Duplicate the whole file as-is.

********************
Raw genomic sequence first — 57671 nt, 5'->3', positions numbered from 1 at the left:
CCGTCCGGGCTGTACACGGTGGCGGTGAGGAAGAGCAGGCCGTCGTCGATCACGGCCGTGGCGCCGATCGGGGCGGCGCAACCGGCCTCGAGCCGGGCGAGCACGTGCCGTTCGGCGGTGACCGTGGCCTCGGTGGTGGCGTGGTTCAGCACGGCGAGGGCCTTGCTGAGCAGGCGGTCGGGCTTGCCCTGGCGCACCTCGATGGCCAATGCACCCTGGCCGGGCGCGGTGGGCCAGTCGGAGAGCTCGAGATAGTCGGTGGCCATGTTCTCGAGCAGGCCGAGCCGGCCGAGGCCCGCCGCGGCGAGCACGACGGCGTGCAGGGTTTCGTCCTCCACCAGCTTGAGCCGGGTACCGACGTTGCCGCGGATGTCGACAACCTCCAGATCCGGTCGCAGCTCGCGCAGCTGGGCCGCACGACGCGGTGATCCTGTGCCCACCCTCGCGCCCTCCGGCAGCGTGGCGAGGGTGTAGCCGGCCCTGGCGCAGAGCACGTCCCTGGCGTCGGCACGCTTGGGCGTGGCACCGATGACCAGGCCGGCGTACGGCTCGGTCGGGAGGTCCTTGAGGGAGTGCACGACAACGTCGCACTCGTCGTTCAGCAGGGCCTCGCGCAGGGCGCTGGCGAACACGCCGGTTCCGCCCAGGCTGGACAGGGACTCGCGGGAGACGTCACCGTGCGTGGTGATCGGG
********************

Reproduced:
Raw genomic sequence first — 57671 nt, 5'->3', positions numbered from 1 at the left:
CCGTCCGGGCTGTACACGGTGGCGGTGAGGAAGAGCAGGCCGTCGTCGATCACGGCCGTGGCGCCGATCGGGGCGGCGCAACCGGCCTCGAGCCGGGCGAGCACGTGCCGTTCGGCGGTGACCGTGGCCTCGGTGGTGGCGTGGTTCAGCACGGCGAGGGCCTTGCTGAGCAGGCGGTCGGGCTTGCCCTGGCGCACCTCGATGGCCAATGCACCCTGGCCGGGCGCGGTGGGCCAGTCGGAGAGCTCGAGATAGTCGGTGGCCATGTTCTCGAGCAGGCCGAGCCGGCCGAGGCCCGCCGCGGCGAGCACGACGGCGTGCAGGGTTTCGTCCTCCACCAGCTTGAGCCGGGTACCGACGTTGCCGCGGATGTCGACAACCTCCAGATCCGGTCGCAGCTCGCGCAGCTGGGCCGCACGACGCGGTGATCCTGTGCCCACCCTCGCGCCCTCCGGCAGCGTGGCGAGGGTGTAGCCGGCCCTGGCGCAGAGCACGTCCCTGGCGTCGGCACGCTTGGGCGTGGCACCGATGACCAGGCCGGCGTACGGCTCGGTCGGGAGGTCCTTGAGGGAGTGCACGACAACGTCGCACTCGTCGTTCAGCAGGGCCTCGCGCAGGGCGCTGGCGAACACGCCGGTTCCGCCCAGGCTGGACAGGGACTCGCGGGAGACGTCACCGTGCGTGGTGATCGGG